I need the trailer mostly for grocery shopping for myself and my two boys. I like to stock up whenever there is a good sale, so I can see myself carrying nearly 70 pounds at least once a month, and several more large loads a couple times a month.

  21. #21
    Biking 4 Life vja4Him's Avatar
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    Ibex - Adjustable Shocks ...

    I was just thinking about a nice feature with the Bob Ibex .... the adjustable shocks ... !!! That could come in handy with items that are fragile, like eggs, or jars of food ...

    The roads and sidewalks, and shoulders, all around our area are very bumpy, tons of cracks everywhere, uneven sidewalks, lots of obstacles everywhere, dirt, rocks, piles of stuff in the roads .... So, maybe the Ibex with the adjstable shocks would be better than the Yak ... ???

  22. #22
    Senior Member staehpj1's Avatar
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    Quote Originally Posted by Cyclesafe View Post
    A BOB weighs the same as two racks and two pairs of panniers.
    That depends greatly on which panniers and racks you choose. When I compared my 4 panniers and my racks with the weight of the BoB the difference was quite large. I don't have the numbers at my finger tips, but I am pretty sure my racks and 4 panniers weigh less than half of the 13.5 lbs that the BoB weight. Then you have to add the weight of the bag and a spare inner tube in that size.

    It works out about even if you choose overbuilt racks like the Surly Nice Rack and Ortleibs in a large size in their heaviest fabric.

    Also, flying or shipping of your gear is tougher with a trailer.

    I tried both and definitely preferred panniers. I have recently toyed with giving trailers another chance though. I think that a regular road bike and an Extracycle Voyager would weigh less than either of the other options, especially if you built it with a very light weight wheel.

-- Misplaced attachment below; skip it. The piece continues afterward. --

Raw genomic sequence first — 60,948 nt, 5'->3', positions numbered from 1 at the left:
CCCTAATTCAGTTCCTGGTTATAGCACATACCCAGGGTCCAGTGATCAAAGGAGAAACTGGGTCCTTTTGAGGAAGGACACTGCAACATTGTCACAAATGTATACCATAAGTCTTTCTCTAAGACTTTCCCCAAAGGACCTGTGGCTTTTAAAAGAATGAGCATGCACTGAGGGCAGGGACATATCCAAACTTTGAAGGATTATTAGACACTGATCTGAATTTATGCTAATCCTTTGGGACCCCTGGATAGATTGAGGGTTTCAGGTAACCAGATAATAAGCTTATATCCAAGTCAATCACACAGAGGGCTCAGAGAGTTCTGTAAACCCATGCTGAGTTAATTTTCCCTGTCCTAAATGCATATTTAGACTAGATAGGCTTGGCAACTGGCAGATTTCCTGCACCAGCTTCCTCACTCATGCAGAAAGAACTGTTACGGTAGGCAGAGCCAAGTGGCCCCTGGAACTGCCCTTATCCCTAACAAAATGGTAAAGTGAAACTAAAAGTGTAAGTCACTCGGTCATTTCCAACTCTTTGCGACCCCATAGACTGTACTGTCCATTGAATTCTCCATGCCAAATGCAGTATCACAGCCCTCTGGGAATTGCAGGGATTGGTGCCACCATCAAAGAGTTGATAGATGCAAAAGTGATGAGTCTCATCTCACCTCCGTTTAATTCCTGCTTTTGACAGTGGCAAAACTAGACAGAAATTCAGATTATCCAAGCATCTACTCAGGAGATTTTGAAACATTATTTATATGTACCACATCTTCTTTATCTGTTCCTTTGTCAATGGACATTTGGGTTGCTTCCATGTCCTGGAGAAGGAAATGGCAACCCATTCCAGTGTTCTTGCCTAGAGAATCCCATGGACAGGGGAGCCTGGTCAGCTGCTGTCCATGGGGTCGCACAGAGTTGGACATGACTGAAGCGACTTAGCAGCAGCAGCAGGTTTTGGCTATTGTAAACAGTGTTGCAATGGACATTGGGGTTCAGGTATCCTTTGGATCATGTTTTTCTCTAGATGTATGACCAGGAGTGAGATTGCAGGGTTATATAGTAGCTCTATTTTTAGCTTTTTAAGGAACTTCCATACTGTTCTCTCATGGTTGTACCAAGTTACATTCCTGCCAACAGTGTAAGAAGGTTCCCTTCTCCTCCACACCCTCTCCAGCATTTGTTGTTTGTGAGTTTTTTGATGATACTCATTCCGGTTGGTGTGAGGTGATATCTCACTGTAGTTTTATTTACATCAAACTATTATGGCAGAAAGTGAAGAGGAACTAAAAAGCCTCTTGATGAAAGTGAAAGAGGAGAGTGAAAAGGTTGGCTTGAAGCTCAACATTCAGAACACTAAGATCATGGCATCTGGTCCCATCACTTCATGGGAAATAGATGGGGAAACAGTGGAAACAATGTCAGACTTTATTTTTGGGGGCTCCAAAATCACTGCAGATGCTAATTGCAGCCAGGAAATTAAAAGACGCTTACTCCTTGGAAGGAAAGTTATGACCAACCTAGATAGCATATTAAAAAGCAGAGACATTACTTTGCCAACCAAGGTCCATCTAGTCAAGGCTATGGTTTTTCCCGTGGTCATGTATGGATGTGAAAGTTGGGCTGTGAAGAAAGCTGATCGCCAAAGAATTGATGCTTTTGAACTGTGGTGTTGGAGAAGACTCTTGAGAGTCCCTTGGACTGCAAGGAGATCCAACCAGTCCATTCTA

Edit: I dug up the numbers I worked out a while back. They are as follows:
    My count is racks a bit over 2 pounds, panniers a bit less than 5 pounds for 4 bags, for a total of just a shade over 7 pounds. For touring in the US (TA this past Summer) we found this gear to be plenty rugged and expect it to last for many years.

    The racks were Blackburn ex-1 rear and a blackburn lowrider clone (Nashbar) front. The panniers were Nashbar waterproof. I should note that this stuff wasn't particularly picked for light weight; it is all quite robust.

    Trailer about 13 pounds, waterproof bag what maybe 3 pounds? Total maybe 15-16 pounds?

    Bottom line... The most commonly used trailer is 8-9 pounds heavier than my normal gear. Plus an extra size of inner tube to carry.
    Last edited by staehpj1; 01-16-09 at 11:37 AM.

  23. #23
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    redrider09, are you a small person? The BOB handling problems are rumored to be related to rider/trailer weight distribution.
    Interesting. I'm also a small person and hadn't thought about this, but it makes sense (self + bike rarely exceeds 140 lbs.). Does anyone know if a 2-wheel trailer is less sensitive to bike + rider weight than a Bob? This thread may prevent me from making an expensive mistake.

  24. #24
    Senior Member downtube42's Avatar
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    I've done both panniers and trailer, and in general prefer panniers - just make sure wheels are stout enough for the load.

    I've pulled trailers, kid-kind and cargo kind, for thousands of miles and probably have had my right wheel off the road for 500 feet total. I suppose the comment was referring to busy roads.
    This has to be a tie between re-frozen slushy uneven dirty ice stuff just right of the nicely plowed pavement, and super-glassy ice with a dusting of fresh powder - SalshShark

  25. #25
    Older than dirt CCrew's Avatar
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    Quote Originally Posted by downtube42 View Post
    I suppose the comment was referring to busy roads.
    Or something like the C&O canal where a lot of it is just two-track.

    -Roger